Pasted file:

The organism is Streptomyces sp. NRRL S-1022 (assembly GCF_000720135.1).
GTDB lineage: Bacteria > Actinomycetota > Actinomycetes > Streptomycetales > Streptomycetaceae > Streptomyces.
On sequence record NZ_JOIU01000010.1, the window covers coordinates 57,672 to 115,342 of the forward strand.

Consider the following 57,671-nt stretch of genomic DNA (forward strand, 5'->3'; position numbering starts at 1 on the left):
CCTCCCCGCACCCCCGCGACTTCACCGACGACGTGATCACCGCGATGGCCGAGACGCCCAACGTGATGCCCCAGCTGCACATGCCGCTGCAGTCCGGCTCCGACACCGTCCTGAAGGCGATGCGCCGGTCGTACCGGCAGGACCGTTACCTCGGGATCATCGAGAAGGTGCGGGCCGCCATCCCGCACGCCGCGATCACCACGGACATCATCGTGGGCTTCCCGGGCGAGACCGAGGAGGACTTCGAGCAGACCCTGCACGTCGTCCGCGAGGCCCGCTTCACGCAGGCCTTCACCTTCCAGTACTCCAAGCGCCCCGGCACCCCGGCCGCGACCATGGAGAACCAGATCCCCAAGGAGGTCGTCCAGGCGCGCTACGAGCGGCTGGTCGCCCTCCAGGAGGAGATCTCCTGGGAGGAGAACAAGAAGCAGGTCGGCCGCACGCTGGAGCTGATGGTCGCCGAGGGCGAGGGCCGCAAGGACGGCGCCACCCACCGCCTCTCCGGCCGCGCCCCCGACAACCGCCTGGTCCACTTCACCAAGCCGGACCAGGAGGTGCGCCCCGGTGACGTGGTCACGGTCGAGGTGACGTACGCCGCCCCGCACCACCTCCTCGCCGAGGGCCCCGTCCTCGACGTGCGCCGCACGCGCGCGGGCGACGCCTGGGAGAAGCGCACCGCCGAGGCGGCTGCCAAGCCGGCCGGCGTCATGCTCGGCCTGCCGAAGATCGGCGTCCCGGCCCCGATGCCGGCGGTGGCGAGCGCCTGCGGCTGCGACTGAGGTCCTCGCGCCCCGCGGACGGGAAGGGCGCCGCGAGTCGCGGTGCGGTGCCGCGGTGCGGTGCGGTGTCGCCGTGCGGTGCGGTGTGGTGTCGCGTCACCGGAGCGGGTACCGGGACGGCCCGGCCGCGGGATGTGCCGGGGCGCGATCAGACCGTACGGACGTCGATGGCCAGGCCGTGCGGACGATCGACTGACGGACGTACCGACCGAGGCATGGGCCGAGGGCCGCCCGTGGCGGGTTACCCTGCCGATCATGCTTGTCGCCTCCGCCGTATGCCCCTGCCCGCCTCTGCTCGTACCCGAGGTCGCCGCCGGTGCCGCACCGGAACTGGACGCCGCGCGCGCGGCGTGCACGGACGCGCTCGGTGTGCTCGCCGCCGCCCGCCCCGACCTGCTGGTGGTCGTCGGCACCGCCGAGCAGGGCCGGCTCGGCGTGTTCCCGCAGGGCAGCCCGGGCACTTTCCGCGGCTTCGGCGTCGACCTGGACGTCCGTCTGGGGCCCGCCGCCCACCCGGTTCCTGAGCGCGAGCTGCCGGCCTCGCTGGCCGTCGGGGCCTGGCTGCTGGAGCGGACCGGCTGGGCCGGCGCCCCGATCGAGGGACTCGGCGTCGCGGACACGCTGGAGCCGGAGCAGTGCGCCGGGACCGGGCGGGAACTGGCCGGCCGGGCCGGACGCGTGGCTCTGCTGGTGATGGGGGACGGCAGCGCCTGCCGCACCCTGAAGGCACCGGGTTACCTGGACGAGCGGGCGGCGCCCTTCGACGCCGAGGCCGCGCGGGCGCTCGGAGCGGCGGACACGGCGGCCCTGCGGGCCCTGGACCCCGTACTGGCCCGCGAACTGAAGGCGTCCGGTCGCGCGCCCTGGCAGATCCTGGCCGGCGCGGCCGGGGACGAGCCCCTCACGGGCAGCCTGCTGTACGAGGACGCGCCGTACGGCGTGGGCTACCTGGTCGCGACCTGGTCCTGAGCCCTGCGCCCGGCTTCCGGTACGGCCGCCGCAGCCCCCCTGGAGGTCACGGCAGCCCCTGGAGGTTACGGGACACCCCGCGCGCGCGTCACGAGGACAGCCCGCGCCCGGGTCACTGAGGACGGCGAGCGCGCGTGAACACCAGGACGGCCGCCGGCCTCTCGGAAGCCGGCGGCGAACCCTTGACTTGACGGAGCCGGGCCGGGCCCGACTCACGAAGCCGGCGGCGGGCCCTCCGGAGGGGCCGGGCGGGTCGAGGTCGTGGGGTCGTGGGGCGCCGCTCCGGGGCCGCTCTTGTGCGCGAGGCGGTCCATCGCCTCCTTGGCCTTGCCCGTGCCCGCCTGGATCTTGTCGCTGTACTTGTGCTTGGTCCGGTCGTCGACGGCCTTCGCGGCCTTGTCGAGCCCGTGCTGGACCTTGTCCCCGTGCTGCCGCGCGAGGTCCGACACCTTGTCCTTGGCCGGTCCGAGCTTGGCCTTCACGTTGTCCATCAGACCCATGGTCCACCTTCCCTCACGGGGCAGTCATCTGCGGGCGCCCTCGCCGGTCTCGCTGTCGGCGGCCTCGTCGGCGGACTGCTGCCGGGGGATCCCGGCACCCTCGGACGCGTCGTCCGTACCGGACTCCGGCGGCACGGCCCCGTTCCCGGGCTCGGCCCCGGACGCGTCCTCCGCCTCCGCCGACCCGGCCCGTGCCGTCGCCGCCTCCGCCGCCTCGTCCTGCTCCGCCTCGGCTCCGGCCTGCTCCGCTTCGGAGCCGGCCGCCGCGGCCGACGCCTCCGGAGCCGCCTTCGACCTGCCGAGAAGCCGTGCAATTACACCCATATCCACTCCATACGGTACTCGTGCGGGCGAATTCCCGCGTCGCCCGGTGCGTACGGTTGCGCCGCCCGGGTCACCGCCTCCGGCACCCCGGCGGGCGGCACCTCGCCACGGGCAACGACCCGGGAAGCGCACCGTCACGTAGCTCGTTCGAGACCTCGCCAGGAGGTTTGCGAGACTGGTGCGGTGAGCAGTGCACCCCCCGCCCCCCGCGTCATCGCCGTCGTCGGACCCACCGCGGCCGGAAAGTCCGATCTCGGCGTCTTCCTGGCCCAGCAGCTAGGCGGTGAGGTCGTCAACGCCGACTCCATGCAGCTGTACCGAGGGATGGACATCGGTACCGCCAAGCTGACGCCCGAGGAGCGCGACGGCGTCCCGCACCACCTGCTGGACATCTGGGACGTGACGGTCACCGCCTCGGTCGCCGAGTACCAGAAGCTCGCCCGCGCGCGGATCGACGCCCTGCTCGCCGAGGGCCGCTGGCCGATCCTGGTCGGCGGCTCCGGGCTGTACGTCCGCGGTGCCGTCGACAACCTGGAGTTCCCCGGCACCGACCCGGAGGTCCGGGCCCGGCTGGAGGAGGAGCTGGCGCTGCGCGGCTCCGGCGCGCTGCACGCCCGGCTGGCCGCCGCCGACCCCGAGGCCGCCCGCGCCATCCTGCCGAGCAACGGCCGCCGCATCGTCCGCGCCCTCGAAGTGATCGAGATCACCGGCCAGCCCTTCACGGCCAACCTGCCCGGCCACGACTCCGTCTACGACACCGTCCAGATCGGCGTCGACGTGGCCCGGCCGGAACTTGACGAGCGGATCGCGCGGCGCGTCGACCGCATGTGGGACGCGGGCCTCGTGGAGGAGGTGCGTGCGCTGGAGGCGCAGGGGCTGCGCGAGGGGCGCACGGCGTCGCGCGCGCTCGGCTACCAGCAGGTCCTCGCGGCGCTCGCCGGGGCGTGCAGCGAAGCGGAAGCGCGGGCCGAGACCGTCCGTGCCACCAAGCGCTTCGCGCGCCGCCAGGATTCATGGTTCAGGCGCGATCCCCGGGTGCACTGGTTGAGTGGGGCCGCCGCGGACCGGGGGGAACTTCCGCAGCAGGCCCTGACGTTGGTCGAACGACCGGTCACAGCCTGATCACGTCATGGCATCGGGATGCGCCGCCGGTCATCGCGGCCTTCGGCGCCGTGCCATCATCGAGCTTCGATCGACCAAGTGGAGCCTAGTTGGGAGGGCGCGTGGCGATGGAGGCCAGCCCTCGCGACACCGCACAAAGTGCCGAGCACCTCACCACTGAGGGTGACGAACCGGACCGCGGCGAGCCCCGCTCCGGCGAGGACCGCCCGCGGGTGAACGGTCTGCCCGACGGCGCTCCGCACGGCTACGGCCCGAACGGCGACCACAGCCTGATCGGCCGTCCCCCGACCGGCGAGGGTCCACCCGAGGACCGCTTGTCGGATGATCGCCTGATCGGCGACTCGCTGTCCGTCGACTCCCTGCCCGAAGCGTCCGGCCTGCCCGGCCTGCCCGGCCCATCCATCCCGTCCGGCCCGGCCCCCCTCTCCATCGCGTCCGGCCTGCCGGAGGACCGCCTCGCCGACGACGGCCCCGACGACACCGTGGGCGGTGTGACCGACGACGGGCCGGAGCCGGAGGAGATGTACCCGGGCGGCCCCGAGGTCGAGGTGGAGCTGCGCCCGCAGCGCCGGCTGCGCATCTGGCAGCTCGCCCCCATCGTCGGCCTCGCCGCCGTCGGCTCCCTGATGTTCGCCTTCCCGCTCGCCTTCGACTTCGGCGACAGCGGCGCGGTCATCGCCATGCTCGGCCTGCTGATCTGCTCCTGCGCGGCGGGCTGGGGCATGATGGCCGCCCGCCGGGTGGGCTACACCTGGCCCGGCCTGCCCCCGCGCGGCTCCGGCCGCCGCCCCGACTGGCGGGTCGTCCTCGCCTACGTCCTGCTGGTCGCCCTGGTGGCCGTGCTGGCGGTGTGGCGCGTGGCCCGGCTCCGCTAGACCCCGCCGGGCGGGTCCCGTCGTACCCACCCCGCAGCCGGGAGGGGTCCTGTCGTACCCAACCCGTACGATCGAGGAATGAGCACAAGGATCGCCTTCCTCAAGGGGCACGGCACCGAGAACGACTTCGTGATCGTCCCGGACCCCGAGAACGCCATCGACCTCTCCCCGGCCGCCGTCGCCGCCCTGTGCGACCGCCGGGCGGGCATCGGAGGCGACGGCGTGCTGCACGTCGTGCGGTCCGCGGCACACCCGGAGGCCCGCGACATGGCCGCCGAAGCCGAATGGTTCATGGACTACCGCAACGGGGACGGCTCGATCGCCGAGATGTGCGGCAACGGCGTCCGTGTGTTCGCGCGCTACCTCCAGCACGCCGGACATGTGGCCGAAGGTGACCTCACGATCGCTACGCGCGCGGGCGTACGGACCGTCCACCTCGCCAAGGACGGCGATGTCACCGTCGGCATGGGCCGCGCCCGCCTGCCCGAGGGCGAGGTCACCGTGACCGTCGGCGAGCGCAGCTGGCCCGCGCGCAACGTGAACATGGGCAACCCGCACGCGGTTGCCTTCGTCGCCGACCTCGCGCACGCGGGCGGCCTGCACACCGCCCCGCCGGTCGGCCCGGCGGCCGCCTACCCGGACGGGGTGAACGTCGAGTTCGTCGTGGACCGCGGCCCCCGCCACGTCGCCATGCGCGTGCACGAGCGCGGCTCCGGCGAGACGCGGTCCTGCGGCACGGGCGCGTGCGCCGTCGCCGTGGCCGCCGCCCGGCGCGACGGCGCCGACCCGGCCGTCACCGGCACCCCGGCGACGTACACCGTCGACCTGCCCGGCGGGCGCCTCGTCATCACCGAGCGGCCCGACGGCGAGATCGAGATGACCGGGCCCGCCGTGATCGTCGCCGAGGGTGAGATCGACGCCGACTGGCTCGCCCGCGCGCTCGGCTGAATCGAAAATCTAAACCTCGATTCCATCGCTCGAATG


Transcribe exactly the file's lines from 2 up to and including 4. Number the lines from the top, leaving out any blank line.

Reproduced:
GTDB lineage: Bacteria > Actinomycetota > Actinomycetes > Streptomycetales > Streptomycetaceae > Streptomyces.
On sequence record NZ_JOIU01000010.1, the window covers coordinates 57,672 to 115,342 of the forward strand.

Consider the following 57,671-nt stretch of genomic DNA (forward strand, 5'->3'; position numbering starts at 1 on the left):